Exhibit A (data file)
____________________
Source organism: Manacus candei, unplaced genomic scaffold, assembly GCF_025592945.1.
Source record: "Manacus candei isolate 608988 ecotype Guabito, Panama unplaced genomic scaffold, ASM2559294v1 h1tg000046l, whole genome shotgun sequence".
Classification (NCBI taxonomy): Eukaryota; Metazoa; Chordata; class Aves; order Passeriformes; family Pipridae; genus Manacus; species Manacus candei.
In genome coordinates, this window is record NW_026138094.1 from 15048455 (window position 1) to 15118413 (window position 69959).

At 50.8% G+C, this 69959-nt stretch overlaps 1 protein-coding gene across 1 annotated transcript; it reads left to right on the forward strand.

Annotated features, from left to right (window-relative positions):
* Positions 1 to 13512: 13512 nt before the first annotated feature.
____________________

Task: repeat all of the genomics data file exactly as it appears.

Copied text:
Source organism: Manacus candei, unplaced genomic scaffold, assembly GCF_025592945.1.
Source record: "Manacus candei isolate 608988 ecotype Guabito, Panama unplaced genomic scaffold, ASM2559294v1 h1tg000046l, whole genome shotgun sequence".
Classification (NCBI taxonomy): Eukaryota; Metazoa; Chordata; class Aves; order Passeriformes; family Pipridae; genus Manacus; species Manacus candei.
In genome coordinates, this window is record NW_026138094.1 from 15048455 (window position 1) to 15118413 (window position 69959).

At 50.8% G+C, this 69959-nt stretch overlaps 1 protein-coding gene across 1 annotated transcript; it reads left to right on the forward strand.

Annotated features, from left to right (window-relative positions):
* Positions 1 to 13512: 13512 nt before the first annotated feature.